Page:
This means that more than half the countries in Europe are leaving money on the table. Depending on the level equality in a particular nation, we could be talking about thousands of dollars per year, per citizen. And in the private sector, especially among STEM industries, that number could be significantly higher.
A 2015 report from Josh Bersin, citing a trio of scientific studies, indicated that businesses worth more than $750 billion US dollars, with a diverse workforce, experienced 2.8 times higher cash flow than their less diverse peers. Yet another study, from researchers at the University of New York, shows that groups featuring diverse members are better at solving problems related to STEM than non-diverse groups.
What this means, for European entrepreneurs, investors, and STEM workers is that businesses hoping to thrive in the European market can gain a competitive edge by simply doing the bare minimum when it comes to inclusion.
On the micro level, entrepreneurs who give themselves and their companies the best opportunity to hire diverse talent stand to outperform and earn more than less diverse competitors. And, on the macro level, startups, scaleups, and companies that form in areas with greater focus on equal rights for LGBTQ citizens will ultimately have higher ceilings than those in areas with larger rights gaps between groups.
There’s also the fact that LGBTQ rights are human rights and, thus, countries that choose to criminalize queerness or continue discriminatory policies and practices also face various forms of penalties from larger governing bodies. Last year, a high-ranking US diplomat to Poland noted that “according to the Open for Business report, the lack of inclusiveness for LGBTQI+ communities costs Poland, Hungary, Romania and Ukraine over $8.6 billion a year.”
Those costs don’t come out of a community discrimination coffer, they come out of taxpayer dollars. That’s nearly 9 billion dollars that won’t go to feeding, housing, and providing medical care for people, fixing infrastructure, bolstering national defense, or boosting the country’s economy through startup funding and other public investments.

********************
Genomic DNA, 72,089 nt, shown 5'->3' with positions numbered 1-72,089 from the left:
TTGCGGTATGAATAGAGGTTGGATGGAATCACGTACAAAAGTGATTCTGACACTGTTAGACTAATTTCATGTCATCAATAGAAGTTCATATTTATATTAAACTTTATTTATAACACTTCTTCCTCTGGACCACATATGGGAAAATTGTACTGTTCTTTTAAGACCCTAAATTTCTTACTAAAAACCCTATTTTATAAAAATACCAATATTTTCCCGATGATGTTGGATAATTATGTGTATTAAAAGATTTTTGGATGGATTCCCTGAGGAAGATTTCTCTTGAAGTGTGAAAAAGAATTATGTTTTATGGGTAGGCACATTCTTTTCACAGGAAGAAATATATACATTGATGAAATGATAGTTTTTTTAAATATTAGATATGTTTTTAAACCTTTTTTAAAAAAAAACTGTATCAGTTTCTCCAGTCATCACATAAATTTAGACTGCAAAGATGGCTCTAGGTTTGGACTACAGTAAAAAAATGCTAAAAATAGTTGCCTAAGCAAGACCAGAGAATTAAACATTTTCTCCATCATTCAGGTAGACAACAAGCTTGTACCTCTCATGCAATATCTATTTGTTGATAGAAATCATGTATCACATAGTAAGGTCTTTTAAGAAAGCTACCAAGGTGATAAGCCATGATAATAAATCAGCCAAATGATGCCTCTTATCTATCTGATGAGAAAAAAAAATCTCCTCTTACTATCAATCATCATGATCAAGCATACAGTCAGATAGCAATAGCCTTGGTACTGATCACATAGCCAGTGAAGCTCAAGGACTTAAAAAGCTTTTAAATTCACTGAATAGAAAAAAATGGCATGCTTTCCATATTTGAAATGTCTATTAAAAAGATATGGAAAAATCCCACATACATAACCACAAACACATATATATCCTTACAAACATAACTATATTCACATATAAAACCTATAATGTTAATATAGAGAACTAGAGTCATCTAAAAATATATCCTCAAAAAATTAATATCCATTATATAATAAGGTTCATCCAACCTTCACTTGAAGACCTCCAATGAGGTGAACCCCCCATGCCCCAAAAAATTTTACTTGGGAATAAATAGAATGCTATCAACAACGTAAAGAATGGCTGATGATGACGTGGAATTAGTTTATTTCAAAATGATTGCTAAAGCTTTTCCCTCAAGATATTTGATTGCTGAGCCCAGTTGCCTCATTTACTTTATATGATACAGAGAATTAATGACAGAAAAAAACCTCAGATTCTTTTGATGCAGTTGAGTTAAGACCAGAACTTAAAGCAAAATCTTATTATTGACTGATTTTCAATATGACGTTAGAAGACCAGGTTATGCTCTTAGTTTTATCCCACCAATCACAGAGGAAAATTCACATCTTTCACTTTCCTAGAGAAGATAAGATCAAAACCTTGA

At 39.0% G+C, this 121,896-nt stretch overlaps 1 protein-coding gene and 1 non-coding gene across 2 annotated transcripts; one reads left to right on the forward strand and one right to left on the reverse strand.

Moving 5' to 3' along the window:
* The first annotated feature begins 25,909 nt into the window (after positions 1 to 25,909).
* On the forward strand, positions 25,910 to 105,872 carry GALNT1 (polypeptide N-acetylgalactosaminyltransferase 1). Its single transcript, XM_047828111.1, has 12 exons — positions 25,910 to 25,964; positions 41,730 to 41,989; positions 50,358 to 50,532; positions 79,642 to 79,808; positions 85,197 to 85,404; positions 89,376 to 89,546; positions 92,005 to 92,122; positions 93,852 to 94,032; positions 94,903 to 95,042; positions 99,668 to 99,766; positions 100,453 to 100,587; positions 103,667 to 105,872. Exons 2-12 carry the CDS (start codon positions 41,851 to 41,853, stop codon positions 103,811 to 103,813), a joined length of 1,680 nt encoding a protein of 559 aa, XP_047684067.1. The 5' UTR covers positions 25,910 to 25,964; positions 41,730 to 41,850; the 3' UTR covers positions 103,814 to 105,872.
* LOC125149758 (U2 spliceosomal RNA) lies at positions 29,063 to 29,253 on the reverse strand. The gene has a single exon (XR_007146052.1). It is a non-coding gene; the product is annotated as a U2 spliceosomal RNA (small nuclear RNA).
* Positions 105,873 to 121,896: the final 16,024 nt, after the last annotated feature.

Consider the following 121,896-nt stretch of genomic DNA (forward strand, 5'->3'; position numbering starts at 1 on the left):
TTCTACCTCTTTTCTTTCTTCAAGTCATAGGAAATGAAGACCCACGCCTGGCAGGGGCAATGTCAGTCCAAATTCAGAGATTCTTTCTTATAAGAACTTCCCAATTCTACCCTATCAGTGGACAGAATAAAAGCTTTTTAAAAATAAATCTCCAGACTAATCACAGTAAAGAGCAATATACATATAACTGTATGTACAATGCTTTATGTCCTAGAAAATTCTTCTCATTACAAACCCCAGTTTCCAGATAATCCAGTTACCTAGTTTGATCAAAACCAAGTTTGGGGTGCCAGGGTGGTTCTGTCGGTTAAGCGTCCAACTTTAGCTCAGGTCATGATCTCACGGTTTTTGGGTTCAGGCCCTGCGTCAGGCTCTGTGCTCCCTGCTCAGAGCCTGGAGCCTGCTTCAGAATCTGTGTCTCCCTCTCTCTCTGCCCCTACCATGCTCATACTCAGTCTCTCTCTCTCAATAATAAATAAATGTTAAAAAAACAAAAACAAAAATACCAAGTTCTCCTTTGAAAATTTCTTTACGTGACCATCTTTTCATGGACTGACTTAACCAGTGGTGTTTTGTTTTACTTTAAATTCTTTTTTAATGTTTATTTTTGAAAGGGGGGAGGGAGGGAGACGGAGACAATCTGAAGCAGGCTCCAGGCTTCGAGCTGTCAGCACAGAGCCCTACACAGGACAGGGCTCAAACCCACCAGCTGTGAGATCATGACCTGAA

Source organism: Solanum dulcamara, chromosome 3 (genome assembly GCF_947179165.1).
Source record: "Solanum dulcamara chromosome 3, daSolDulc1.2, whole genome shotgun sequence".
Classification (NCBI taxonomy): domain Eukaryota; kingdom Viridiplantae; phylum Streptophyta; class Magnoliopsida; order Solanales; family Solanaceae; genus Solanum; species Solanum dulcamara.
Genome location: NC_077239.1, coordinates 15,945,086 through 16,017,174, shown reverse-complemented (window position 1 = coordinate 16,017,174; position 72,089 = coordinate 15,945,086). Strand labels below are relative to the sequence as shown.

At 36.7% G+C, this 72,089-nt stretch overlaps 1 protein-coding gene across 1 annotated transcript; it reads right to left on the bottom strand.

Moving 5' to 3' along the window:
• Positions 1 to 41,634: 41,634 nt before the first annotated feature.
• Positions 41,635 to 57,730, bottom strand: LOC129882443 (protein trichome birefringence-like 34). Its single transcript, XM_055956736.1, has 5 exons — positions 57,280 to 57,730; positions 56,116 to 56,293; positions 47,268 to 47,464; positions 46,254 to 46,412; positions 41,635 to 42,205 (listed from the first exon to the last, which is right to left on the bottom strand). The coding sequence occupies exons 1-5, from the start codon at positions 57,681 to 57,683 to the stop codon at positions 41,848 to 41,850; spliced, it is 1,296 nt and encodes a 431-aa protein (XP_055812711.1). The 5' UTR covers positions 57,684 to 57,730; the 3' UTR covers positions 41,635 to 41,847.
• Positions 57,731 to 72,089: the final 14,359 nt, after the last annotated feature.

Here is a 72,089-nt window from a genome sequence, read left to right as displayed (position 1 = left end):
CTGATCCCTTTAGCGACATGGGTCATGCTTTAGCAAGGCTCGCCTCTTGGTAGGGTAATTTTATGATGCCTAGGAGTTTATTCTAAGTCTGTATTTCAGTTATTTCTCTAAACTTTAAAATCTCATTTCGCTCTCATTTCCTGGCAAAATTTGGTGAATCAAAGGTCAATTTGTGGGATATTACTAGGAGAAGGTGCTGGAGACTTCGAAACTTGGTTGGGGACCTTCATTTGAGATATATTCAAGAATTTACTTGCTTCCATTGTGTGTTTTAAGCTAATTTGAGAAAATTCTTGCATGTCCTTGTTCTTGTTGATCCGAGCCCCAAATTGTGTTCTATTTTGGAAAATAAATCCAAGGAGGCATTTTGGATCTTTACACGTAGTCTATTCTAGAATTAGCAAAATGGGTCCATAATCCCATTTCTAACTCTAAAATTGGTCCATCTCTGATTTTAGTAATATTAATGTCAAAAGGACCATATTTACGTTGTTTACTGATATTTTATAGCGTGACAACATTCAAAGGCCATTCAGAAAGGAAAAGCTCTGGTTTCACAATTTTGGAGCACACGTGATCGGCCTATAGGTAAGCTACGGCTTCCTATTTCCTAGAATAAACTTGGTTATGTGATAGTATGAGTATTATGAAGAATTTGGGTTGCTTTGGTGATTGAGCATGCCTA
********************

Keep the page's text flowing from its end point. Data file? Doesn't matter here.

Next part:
The bottom line: discrimination is waste of money
In essence, countries such as Poland, Italy, and Russia that seek to further diminish LGBTQ rights face penalties in triplicate:
- They’re losing money due to a lack of diversity
- They’re losing money due to the costs of enacting and enforcing anti-LGBTQ policies
- They’re losing money due to various forms of sanction from the global human rights community and associated governing entities such as the European Union
You don’t have to be queer to recognize that the high costs of discrimination are bad for business. That’s why it’s important for European entrepreneurs, investors, and STEM students preparing to enter the workforce to consider where, geographically speaking, they’re choosing to invest their time and money.
Just like organizations in the US need to be aware of the status of women’s bodily autonomy laws, racial discrimination policies, and LGBTQ rights on a state-by-state basis in order to ensure they’re associating themselves with governments that are pro-diversity (and, thus, pro-business), those hoping to build STEM industries in Europe should prepare for the future by ensuring they’re located somewhere that human equality isn’t unnecessarily dependent on whether a person chooses to identify as heterosexual and cisgender.